A Critical Review of Lisa McGirr’s The Passion of Sacco and Vanzetti

The Political Performance of Sacco and Vanzetti: A Critical Review of Lisa McGirr’s The Passion of Sacco and Vanzetti

“History knows that it can wait for more evidence and review its older verdict,” says William Stubbs, “it offers an endless series of court of appeal, and is ever ready to re-open closed cases” (qtd. in Southgate 117). That is precisely what Lisa McGirr has done in revisiting the case of Italian anarchists Nicola Sacco and Bartolomeo Vanzetti in The Passion of Sacco and Vanzetti: A Global History. However, for McGirr, re-opening the case does not mean telling the story of Sacco and Vanzetti along the familiar lines of ascertaining their innocence. She takes a different route and a distinctive angle. Employing a transnational approach, McGirr limns the “global nature of the mobilization in support of Sacco and Vanzetti” and the global relevance of the United States, illuminating how the two men emerged from the ashes of obscurity to become a monumental global cause célèbre, haunting the world with their stubborn legacy (McGirr 1086-1087).

McGirr attributes Sacco and Vanzetti’s international prominence to three major factors: the power of mass communications; the case serving as a “unifying cause” of different social movements connected by a dense transnational network, sharing the same concern “over issues of political tolerance, discrimination, and social justice;” and America’s status as a world power. Among them, McGirr asserts that the last is the most potent in explaining the global prominence of Sacco and Vanzetti (McGirr 1114-1115).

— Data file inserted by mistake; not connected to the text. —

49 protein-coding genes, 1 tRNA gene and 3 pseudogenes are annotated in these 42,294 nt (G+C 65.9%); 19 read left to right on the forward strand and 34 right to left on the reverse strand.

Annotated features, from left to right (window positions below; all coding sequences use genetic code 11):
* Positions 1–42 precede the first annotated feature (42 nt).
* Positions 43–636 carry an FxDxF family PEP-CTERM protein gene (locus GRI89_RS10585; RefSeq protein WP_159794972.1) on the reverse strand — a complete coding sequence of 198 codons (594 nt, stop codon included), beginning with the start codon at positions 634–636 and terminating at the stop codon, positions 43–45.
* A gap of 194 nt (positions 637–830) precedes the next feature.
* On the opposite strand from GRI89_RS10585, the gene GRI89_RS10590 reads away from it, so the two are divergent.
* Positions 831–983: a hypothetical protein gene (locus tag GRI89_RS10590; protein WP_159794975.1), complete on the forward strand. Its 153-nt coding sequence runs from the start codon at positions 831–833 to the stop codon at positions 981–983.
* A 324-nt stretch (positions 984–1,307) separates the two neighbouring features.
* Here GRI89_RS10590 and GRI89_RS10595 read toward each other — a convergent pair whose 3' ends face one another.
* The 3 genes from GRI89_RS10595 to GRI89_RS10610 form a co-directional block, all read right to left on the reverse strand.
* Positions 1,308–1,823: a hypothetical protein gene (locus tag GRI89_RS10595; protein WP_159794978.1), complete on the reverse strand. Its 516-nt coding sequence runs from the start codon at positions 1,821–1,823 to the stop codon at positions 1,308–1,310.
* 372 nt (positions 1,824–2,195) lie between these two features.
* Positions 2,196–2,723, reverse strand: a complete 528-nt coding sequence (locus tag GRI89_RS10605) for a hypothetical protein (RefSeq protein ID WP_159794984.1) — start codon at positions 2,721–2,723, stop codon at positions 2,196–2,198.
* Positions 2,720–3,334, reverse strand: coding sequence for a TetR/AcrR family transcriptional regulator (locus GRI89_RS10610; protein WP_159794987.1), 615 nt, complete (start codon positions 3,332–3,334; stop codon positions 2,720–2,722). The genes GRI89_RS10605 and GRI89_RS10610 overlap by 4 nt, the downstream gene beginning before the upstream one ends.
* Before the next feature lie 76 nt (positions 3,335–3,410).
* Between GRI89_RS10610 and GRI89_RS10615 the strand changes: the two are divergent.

In this review, I will appraise whether McGirr is justified in asserting this. Following this introduction, I will present the purpose and summary of McGirr’s article. I then evaluate the evidence from which McGirr draws her conclusions. Afterwards, I will examine her major conclusion. I will argue that McGirr is only partially right. I will then move to enrich her assertion by providing evidence that along with the external characteristics of the United States (i.e. its international status), the features of its political culture and the strategy anarchists use in performing their politics contributed to ensuring the case’s global prominence. To conclude, I will situate McGirr’s historical interpretation within the conversation over the benefits of taking a transnational approach to history. I will take a position on whether or not her methodology of focusing on circulation allows her to avoid what Isabel Hofmeyr believes transnational history attempts to overcome: “an over-reliance on a ‘grand narrative’ of domination and resistance” (Bayly et al. 1444).